The films of Argentine director Lucrecia Martel are among a number of recent works directed by women which, in the words of one critic, ‘operate according to their own stubbornly private rules, logic, timing, sense of space’ (Jones 2005). Such a description would seem to befit the female characters that inhabit Martel’s on-screen world as much as the films themselves. Monolithic matriarchal figures, whose quirks, faults and failings reverberate through the generations, loom large in Martel’s work. Yet, her style of filmmaking immerses the viewer in a distinctly childlike and fluid experience of being in the world, by eschewing establishing shots and other such orientating devices, and privileging the non-visual and off-screen space. This paper will discuss motherhood in crisis in Martel’s first three feature-length films, The Swamp (La ciénaga, 2001), The Holy Girl (La niña santa, 2004) and The Headless Woman (La mujer sin cabeza, 2008), known as the Salta trilogy for their common geographic setting and semi-autobiographical concerns. It will examine how Martel employs adolescent point-of-view to explore filial relationships, and it will question how her use of sound, in particular, contributes to the ambivalence of the maternal in her films.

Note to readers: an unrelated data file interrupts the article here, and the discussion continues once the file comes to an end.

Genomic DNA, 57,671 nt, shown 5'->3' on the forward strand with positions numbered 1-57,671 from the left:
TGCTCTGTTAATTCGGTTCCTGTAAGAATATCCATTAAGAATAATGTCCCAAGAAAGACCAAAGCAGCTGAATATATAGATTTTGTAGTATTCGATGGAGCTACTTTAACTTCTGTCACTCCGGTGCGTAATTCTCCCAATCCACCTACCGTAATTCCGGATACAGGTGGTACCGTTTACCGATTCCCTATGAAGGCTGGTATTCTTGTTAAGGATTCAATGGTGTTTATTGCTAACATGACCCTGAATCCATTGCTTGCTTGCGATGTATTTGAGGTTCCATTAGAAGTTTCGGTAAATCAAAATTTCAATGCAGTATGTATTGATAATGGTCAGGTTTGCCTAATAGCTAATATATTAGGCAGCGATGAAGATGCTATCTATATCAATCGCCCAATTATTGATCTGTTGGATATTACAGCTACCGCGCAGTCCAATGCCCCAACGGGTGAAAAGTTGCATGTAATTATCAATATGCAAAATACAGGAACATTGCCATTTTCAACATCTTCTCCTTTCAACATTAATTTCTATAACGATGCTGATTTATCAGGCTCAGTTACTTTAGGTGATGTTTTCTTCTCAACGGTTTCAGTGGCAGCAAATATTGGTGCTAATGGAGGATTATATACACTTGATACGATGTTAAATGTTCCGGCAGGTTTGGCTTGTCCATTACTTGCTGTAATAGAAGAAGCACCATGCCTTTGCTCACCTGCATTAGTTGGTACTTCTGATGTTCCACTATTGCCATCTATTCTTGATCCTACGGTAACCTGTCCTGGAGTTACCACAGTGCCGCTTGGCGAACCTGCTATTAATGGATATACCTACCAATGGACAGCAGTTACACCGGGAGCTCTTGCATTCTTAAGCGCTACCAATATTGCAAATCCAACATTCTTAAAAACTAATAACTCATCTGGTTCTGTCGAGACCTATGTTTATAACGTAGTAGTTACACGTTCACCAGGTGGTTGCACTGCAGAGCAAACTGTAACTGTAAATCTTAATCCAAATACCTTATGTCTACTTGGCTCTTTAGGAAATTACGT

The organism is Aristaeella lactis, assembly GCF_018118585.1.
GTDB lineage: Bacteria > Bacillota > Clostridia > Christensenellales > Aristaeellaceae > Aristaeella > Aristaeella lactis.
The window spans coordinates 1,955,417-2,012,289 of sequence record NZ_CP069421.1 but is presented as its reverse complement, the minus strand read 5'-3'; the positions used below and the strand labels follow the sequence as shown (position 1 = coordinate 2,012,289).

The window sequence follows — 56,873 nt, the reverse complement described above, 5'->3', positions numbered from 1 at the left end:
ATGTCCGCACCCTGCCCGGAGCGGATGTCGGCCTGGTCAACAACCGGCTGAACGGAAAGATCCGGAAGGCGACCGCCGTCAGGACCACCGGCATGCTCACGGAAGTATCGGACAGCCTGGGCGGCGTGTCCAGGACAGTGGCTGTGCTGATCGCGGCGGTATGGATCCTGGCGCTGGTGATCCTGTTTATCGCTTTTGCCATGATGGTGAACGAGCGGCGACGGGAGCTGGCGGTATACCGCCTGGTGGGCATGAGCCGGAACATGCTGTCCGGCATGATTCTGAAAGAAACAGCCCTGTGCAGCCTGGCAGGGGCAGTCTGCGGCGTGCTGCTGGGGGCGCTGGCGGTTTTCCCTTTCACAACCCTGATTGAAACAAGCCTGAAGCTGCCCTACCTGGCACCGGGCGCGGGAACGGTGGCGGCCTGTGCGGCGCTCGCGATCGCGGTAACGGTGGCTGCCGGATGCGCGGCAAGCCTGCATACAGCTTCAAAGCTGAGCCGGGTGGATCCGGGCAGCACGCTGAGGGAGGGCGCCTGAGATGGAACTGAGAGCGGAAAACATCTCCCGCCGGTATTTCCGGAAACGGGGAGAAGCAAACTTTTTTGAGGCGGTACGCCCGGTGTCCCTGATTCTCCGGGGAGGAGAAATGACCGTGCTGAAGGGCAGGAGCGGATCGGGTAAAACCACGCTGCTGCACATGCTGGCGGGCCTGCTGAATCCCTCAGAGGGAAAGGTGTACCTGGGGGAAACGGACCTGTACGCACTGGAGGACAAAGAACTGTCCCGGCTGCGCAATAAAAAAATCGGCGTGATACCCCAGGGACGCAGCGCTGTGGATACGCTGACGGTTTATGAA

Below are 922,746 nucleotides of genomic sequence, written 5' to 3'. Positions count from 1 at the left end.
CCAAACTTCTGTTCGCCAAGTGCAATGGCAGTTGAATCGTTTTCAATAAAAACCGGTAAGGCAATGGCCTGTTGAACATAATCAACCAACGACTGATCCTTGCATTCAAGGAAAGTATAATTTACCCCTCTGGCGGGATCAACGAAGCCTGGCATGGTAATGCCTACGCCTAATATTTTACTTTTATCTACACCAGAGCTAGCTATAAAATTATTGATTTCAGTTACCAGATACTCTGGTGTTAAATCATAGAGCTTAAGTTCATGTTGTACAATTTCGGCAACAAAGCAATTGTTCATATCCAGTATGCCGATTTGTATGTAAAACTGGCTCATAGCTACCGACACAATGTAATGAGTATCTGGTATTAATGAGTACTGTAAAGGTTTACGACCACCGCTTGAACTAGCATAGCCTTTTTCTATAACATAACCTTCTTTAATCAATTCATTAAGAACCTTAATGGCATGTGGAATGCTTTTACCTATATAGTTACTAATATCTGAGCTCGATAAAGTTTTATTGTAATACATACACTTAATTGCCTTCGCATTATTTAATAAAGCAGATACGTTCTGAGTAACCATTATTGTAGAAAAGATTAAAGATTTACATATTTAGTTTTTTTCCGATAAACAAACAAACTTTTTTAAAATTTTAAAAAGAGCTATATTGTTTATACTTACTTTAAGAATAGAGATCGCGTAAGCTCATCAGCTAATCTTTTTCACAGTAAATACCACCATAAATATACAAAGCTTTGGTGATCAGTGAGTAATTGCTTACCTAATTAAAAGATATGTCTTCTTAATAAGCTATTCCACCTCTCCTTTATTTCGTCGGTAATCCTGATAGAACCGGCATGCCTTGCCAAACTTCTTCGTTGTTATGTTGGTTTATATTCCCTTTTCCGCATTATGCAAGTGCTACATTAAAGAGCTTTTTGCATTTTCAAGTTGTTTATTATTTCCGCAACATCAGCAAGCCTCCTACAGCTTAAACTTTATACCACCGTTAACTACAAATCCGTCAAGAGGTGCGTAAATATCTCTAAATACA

|Journal||Alphaville Journal of Film and Screen Media|
|Publication status||Published - 2015|